“Tales from Nimbus” is an ongoing series of shorts that expands the world of Nimbus in ways the novel’s main narrative cannot.

“Verdigris”

Nimbus: A Steampunk Novel - Part Two Cover

Even though the sun was up, Altza felt that he could sleep a bit longer. But Elden hadn’t stopped nudging him, so he had given in. Outside, however, the day was gloomy. Lately, things were always gloomy, but there was something about today that left a particularly twisted feeling in Altza’s chest.

“It’s not that bad,” Elden said. He nodded at the others, all making their way toward the statue at the center of the acropolis. “One quick bow, and we get to start our day. Things could be worse.”

Altza scoffed. “Do you ever get tired of being so optimistic?”

Elden just smiled. “When I’m gone, that’s probably the thing you’ll miss most about me.”

Upon seeing the statue up close, the twisted feeling in Altza’s chest moved down into his stomach. He could still remember when the idea of a statue erected in the Interloper’s honor would have seemed like a joke. He might have even laughed at the thought. But not anymore.

“Come to pay your respects?” asked Ira, who appeared on their left. She wasn’t smiling, but it was hard for Altza not to hear the sardonic tone in her voice. “I didn’t think Altza bowed for anyone.”

“I don’t,” Altza said. He looked around. The acropolis was crowded, but he couldn’t see Malrok. Leave it to the Interloper to be absent from his own induction ceremony. Not that it mattered; the entire event was a sham anyway, completely arranged by the Interloper himself.

Elden kissed Ira lightly on the cheek. “It’s good to see you again.”

“I bet it is,” Ira said, and her smile widened.

A large group of guards arrived at the statue, all of them looking tough and humorless. Altza glanced around, but he still couldn’t see Malrok anywhere. Maybe I’ll get lucky, he thought. Maybe the treacherous bastard will stay at home.

“I hear about fourteen workers died while building that sculpture for him,” Ira told them, nodding toward the statue. “But he wouldn’t let them stop, not until it was perfect.”

“That’s appalling,” Elden said. His jaw was set. “We should have won the war.”

“You should tell that to the Uprisers,” Altza said. He was still focused on the guards that were circled around the statue. “They look like a cheery bunch.”

“You’ve got to admit,” Ira said. “It’s not a bad statue.”

Altza had always liked Ira, but right now he found her revolting. “Are you serious?” he asked, his eyes still on the statue. “I hope I live to see the bronze turn green. It won’t look so shiny then.”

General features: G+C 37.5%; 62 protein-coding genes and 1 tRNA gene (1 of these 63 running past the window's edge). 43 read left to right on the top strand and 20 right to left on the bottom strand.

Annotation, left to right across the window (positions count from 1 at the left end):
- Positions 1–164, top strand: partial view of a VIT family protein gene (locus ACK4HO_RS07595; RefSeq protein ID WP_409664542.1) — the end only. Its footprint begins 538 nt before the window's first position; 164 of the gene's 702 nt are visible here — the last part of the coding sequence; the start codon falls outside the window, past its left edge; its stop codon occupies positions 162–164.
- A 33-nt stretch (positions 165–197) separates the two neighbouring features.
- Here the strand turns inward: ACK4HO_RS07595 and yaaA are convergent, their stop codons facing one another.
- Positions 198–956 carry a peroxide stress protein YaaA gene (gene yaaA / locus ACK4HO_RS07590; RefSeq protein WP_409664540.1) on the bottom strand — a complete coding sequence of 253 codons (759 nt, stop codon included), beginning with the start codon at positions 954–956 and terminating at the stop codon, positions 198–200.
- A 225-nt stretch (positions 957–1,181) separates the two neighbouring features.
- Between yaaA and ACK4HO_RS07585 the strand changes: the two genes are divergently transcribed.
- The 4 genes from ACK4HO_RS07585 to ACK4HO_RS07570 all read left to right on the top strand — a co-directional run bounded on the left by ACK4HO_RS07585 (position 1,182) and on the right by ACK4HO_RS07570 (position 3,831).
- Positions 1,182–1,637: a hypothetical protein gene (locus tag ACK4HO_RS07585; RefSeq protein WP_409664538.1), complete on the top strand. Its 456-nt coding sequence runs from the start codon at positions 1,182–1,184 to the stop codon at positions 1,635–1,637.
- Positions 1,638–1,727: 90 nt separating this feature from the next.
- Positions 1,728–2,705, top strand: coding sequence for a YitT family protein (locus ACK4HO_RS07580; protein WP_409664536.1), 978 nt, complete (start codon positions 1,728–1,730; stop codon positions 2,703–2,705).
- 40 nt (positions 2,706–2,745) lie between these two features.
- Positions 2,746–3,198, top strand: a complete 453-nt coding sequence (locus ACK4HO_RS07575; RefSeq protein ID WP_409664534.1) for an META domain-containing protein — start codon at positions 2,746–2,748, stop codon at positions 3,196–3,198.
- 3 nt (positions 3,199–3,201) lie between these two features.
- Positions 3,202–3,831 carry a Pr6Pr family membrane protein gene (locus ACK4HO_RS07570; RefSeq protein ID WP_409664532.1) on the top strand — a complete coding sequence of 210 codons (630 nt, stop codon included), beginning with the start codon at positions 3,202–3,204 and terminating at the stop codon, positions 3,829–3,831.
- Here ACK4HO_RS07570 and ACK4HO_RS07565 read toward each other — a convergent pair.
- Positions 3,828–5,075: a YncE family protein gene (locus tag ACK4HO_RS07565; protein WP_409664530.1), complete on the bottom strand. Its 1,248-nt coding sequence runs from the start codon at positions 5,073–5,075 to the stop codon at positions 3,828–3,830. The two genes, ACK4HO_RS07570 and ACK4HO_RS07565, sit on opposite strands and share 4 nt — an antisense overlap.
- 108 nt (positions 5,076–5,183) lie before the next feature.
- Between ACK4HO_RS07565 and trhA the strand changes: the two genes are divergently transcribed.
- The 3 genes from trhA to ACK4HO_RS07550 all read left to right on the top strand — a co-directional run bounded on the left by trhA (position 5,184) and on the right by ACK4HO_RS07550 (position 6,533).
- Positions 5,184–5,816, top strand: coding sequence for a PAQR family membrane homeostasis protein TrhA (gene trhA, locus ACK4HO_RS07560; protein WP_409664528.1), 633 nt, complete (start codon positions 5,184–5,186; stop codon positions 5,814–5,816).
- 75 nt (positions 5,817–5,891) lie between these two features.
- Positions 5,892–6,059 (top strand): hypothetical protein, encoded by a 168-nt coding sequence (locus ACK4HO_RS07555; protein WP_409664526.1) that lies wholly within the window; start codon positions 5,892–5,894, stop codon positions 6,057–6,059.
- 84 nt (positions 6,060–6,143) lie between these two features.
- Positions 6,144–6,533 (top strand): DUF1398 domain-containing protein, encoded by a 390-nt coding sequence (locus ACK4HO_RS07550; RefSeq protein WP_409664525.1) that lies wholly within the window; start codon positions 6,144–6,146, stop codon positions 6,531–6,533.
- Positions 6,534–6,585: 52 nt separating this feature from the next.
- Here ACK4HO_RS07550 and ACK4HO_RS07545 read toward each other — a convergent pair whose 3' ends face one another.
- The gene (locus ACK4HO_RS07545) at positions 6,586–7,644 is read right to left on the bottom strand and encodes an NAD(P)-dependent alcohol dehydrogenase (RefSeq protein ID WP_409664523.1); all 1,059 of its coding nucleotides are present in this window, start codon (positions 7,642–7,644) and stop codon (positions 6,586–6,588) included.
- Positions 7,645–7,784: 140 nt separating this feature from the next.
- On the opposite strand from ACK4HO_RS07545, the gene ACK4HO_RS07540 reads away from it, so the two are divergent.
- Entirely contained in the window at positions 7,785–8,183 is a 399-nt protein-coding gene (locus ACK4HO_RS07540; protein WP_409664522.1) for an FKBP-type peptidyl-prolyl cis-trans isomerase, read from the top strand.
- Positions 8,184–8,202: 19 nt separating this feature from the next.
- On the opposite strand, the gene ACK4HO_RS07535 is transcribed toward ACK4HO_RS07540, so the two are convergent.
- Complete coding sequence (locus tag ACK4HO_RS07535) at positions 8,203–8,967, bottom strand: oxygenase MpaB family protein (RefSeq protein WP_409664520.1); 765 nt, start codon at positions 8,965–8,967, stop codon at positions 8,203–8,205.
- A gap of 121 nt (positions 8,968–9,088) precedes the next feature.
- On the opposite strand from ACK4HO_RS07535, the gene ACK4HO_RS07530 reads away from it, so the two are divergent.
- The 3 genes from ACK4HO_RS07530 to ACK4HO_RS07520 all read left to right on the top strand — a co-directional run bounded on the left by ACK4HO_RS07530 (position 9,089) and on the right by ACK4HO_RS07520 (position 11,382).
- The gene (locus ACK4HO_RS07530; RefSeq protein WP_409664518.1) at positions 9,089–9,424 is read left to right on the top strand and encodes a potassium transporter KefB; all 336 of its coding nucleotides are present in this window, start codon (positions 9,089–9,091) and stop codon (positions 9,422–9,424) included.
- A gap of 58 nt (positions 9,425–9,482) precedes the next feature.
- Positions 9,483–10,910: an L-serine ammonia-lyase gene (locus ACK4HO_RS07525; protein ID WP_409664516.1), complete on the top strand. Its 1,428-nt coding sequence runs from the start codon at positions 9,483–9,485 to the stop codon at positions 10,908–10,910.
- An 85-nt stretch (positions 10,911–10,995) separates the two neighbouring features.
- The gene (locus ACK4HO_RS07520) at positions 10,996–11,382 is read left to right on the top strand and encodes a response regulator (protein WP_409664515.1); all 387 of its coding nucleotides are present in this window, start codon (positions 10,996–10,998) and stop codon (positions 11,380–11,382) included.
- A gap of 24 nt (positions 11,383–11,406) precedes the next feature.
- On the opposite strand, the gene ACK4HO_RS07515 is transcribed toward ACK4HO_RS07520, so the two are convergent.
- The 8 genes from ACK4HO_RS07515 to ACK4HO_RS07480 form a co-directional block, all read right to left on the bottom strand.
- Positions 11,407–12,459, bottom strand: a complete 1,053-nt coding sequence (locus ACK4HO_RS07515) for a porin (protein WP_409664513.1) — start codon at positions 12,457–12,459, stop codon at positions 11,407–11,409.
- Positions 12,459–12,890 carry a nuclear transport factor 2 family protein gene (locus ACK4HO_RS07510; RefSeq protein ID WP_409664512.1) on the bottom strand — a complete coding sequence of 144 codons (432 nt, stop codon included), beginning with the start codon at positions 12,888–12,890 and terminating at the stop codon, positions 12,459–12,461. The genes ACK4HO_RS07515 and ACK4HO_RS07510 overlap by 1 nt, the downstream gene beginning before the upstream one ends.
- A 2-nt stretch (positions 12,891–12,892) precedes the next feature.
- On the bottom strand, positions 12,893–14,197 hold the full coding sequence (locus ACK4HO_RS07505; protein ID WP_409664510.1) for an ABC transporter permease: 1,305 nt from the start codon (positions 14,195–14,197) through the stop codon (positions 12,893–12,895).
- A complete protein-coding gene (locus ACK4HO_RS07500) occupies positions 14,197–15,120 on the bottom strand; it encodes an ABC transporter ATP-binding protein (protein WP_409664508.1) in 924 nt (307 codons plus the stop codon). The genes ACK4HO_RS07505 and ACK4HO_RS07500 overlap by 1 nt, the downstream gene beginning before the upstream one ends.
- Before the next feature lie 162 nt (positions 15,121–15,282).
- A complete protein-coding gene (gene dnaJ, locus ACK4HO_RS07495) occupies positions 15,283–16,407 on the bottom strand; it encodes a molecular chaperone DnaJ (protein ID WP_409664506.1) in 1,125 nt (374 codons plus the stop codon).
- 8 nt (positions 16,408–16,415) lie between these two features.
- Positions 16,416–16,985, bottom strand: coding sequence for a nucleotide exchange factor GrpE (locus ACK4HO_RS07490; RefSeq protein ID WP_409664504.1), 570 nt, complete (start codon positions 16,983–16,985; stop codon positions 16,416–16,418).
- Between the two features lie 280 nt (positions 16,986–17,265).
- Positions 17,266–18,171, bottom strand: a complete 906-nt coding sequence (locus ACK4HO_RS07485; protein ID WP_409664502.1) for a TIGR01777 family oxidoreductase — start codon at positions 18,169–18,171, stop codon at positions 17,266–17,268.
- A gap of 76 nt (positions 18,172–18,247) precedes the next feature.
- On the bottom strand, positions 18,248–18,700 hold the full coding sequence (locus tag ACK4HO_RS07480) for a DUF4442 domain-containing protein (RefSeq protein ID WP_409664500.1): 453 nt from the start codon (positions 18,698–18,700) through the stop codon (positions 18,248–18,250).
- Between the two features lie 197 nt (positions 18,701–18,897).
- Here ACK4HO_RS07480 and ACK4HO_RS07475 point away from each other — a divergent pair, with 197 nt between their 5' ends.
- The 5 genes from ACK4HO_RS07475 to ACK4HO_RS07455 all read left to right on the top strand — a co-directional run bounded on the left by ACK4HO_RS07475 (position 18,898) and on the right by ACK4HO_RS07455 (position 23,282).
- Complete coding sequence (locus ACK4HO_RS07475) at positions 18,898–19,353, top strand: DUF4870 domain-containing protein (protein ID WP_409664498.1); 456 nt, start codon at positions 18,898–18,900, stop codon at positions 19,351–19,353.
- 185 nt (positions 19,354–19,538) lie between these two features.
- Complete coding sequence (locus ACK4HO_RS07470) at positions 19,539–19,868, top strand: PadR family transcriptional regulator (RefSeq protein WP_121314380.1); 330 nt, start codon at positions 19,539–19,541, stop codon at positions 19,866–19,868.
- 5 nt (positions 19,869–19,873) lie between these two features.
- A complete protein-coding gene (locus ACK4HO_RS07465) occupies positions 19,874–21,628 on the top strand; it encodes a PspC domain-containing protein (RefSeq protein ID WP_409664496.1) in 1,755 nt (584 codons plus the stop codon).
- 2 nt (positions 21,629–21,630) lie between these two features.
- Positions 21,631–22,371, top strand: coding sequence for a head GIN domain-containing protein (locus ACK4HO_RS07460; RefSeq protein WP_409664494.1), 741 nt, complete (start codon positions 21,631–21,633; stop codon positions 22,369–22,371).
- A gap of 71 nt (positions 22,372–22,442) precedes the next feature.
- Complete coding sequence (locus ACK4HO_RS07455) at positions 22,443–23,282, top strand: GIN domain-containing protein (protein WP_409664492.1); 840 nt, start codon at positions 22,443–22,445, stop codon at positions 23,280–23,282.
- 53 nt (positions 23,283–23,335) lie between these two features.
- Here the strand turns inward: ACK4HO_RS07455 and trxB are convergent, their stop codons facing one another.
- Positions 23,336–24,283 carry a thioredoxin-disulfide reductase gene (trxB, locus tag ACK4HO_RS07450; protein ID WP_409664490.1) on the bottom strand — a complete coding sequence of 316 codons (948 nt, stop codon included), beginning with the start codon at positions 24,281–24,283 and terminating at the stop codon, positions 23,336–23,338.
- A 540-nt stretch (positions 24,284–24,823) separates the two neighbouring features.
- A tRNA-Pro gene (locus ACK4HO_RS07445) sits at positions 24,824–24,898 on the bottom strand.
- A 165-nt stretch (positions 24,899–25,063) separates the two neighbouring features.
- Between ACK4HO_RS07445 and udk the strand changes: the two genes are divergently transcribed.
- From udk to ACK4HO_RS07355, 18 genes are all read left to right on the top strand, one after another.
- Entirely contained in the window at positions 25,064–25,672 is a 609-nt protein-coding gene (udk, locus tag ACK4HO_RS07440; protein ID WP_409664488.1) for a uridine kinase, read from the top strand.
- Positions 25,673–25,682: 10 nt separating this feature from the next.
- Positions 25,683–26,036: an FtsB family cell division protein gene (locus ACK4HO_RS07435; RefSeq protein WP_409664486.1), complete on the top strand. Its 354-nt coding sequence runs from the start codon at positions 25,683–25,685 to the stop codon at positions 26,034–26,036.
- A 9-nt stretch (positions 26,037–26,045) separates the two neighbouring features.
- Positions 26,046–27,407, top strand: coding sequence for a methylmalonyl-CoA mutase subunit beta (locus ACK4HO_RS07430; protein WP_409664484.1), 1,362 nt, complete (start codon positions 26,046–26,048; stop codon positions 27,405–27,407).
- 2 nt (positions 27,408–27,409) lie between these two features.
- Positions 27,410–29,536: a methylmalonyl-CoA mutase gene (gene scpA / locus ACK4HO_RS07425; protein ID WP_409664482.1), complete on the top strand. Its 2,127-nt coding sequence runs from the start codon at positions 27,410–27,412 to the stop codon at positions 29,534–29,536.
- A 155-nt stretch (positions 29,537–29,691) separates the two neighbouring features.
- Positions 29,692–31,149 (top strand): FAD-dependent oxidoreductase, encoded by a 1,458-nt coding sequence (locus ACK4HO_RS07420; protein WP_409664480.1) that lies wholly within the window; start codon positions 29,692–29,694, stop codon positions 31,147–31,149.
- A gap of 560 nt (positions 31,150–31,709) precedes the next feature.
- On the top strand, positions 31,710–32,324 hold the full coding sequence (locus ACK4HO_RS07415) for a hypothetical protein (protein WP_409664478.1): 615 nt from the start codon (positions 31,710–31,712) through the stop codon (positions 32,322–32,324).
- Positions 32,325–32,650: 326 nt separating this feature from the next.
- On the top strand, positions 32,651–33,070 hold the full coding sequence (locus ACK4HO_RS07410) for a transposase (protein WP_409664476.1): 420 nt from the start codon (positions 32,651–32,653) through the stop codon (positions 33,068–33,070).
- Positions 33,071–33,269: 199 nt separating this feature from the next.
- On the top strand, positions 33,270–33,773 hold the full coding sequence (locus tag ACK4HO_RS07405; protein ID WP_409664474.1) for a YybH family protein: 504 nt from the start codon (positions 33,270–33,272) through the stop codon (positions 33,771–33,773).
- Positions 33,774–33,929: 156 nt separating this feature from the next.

“You should tell that to the Uprisers,” Elden said.

“Or better yet,” said Ira, “tell that to the Interloper.”

“Damn the Interloper,” Altza said, “and damn his statue!”

There were a few gasps from around the acropolis, and everyone’s eyes seemed to fall on Altza. That twisted feeling in his stomach got tighter.

Then, Altza saw him—carried on a litter which had just reached the statue.            Malrok.

 If the look on the Interloper’s face was any indication, he had heard exactly what Altza had said.

Several guards came over and dragged Altza to the statue. The crowd parted for them.

“Do you not like my statue?” Malrok asked. He twirled a thin finger through the air. “I believe you also said something about me?”

Altza tried not to make eye contact. He was certain he was about to die, but he didn’t want to look like a coward in front of everyone. He would be brave. To the bitter end.

“Are you aware that I forbade anyone from calling me the Interloper ever again?” Malrok asked. His teeth glinted in the sunlight. “That is a crime punishable by death.”

Altza looked back at the statue. “I’ll live to see that thing lose its luster. And I’ll be here when it’s torn down.”

“You think you sound so brave,” Malrok said, his hand reaching for something in the litter. “But to everyone else, you simply sound like a fool.”

“Stop!” Elden called from the crowd. For once, Altza saw that his brother looked scared. “He doesn’t know what he’s saying! He’s just a child!” He looked at Altza and frowned. “You don’t always have to play the hero, Altza.”

“Yes, I do. And I know exactly what I’m saying,” Altza said, turning to look directly at Malrok. “You can call yourself a king, but you’ll always just be an interloper. A liar. A thief.”

The earth shook.

The skies parted, and the sun became so bright that Altza was temporarily blinded. When he regained a bit of his eyesight, he saw that everyone was running in a frenzy.

The fog thinned, which made it difficult for him to breathe, but Altza also noticed some strange creatures moving through the acropolis. They walked upright, their arms and legs covered in strangely colored clothing. They had thick hides, and some of them had hair like animals.

He felt someone grab him by the arm. It was Elden.

“What are those things?” Altza asked.

“Monsters,” Elden said.